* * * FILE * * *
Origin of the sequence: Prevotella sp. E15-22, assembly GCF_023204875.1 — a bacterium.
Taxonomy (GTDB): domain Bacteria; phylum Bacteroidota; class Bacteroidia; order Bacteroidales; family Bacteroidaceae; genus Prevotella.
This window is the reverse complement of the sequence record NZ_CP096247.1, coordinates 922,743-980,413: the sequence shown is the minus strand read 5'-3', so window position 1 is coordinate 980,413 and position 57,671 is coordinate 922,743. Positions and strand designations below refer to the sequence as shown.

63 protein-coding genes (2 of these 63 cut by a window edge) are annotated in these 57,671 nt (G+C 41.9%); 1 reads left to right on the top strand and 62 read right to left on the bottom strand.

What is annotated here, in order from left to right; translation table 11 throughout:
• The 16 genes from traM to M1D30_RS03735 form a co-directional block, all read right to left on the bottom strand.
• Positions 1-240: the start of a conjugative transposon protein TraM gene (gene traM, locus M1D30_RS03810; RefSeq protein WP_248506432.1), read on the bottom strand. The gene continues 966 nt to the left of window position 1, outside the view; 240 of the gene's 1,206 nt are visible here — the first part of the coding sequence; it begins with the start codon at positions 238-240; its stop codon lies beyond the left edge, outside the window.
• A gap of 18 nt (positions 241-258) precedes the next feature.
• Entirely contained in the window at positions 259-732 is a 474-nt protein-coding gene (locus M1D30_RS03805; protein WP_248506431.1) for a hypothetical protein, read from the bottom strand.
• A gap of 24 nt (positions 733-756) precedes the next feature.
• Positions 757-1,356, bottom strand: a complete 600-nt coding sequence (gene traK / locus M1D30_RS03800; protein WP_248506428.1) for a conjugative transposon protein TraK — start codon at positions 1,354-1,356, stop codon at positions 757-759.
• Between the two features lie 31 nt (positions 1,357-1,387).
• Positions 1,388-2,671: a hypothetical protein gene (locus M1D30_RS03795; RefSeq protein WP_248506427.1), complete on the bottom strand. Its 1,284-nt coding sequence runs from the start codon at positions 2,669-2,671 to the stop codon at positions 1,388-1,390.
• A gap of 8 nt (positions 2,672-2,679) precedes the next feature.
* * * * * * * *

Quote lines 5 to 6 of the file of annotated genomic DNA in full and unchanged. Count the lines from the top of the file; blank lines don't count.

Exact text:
What is annotated here, in order from left to right; translation table 11 throughout:
• The 16 genes from traM to M1D30_RS03735 form a co-directional block, all read right to left on the bottom strand.